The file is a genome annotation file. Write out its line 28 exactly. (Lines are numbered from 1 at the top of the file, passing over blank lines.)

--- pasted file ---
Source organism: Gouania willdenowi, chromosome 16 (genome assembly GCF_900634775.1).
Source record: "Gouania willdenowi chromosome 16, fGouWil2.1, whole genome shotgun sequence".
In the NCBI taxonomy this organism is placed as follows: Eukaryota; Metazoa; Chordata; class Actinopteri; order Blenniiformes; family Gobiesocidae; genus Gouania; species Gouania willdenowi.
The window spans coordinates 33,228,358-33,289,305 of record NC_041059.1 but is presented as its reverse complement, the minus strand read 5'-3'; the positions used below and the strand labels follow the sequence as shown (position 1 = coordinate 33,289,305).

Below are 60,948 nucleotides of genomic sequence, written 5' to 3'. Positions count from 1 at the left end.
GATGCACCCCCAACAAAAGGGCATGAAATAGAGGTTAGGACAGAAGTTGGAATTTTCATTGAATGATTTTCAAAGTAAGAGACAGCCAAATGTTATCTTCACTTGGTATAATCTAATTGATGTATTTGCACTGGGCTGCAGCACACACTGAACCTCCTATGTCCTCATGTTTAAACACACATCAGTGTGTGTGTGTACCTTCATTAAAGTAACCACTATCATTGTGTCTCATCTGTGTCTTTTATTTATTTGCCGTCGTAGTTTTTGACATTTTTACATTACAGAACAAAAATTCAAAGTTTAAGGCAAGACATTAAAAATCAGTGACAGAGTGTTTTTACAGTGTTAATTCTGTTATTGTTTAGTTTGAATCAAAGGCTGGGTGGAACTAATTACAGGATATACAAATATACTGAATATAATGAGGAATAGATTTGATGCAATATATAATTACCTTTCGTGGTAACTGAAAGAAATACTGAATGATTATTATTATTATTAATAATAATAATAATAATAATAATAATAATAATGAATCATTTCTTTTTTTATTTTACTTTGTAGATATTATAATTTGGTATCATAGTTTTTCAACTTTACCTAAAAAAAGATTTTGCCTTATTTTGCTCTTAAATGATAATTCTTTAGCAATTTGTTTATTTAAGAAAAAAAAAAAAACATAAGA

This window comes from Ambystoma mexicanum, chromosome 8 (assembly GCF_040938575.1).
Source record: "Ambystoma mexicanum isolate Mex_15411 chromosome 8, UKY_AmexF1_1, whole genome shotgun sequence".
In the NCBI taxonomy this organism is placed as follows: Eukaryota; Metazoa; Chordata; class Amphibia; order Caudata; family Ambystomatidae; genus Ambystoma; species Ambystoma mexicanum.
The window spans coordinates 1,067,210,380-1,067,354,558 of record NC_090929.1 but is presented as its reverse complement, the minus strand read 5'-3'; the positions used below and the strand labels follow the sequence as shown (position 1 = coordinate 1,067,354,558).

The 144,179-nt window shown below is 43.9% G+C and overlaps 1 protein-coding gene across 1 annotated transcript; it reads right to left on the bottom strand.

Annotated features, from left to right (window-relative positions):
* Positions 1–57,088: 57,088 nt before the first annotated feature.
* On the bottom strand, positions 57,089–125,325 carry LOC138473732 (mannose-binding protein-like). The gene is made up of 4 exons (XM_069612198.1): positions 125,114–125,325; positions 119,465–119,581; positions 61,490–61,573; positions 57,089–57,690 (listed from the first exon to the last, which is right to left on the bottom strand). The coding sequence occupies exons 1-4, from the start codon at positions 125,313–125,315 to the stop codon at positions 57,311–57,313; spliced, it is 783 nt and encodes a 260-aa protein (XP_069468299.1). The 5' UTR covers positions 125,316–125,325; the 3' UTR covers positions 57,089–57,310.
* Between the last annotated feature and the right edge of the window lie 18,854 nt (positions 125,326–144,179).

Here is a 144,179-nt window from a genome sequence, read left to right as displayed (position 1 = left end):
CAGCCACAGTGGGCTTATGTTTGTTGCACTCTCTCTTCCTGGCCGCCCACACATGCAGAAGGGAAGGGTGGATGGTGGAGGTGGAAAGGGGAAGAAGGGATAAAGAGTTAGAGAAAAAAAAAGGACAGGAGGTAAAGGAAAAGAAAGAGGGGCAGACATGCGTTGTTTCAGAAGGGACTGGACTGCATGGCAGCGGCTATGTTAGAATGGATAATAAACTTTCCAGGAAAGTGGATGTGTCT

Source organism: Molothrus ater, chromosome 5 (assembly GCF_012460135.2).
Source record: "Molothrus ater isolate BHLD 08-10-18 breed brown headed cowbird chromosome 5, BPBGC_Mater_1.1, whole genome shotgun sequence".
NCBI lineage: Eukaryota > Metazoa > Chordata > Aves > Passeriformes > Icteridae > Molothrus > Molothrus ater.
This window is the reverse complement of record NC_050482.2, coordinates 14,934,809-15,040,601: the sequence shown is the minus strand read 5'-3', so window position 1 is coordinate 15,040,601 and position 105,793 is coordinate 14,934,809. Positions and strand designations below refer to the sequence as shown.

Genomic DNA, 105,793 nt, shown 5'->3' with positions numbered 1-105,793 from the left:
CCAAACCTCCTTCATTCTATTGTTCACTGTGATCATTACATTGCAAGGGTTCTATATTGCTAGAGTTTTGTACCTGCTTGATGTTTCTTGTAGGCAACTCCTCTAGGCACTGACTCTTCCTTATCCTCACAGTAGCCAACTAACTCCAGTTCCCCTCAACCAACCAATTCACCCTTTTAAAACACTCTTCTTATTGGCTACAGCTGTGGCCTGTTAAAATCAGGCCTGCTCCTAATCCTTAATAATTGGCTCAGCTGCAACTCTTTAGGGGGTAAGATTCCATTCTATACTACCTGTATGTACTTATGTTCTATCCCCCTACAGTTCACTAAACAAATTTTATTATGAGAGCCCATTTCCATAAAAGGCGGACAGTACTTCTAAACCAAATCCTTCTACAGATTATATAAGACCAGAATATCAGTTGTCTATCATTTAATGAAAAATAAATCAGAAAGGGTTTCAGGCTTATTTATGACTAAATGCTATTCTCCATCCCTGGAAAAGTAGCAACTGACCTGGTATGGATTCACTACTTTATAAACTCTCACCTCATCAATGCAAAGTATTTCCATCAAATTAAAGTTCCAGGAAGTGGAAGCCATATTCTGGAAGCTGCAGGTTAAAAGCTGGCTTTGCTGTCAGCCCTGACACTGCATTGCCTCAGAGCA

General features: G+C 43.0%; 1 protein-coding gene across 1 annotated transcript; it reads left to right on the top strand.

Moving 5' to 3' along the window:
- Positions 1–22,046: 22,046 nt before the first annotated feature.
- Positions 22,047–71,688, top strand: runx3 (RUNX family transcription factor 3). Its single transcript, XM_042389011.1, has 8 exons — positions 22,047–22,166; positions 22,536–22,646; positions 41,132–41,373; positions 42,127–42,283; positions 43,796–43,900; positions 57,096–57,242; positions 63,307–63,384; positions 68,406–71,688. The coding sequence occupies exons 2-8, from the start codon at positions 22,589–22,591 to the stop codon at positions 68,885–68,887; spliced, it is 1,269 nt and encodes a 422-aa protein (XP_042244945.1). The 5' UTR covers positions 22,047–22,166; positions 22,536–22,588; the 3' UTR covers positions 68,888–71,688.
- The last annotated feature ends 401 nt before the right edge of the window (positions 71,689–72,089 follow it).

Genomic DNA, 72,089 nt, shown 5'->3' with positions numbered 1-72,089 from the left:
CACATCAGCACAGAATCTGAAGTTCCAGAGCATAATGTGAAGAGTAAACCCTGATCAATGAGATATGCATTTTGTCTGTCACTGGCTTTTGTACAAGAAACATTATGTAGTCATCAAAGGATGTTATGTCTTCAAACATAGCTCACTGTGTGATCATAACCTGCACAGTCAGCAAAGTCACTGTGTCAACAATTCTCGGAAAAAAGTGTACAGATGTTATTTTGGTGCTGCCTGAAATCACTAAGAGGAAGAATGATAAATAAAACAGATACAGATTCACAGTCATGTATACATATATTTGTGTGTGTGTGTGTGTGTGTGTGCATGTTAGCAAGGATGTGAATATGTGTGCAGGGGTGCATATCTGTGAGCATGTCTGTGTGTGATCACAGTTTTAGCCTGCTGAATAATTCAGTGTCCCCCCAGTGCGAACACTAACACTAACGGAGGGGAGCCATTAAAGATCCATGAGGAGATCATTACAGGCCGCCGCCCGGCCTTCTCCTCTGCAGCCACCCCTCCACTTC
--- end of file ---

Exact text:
- The last annotated feature ends 401 nt before the right edge of the window (positions 71,689–72,089 follow it).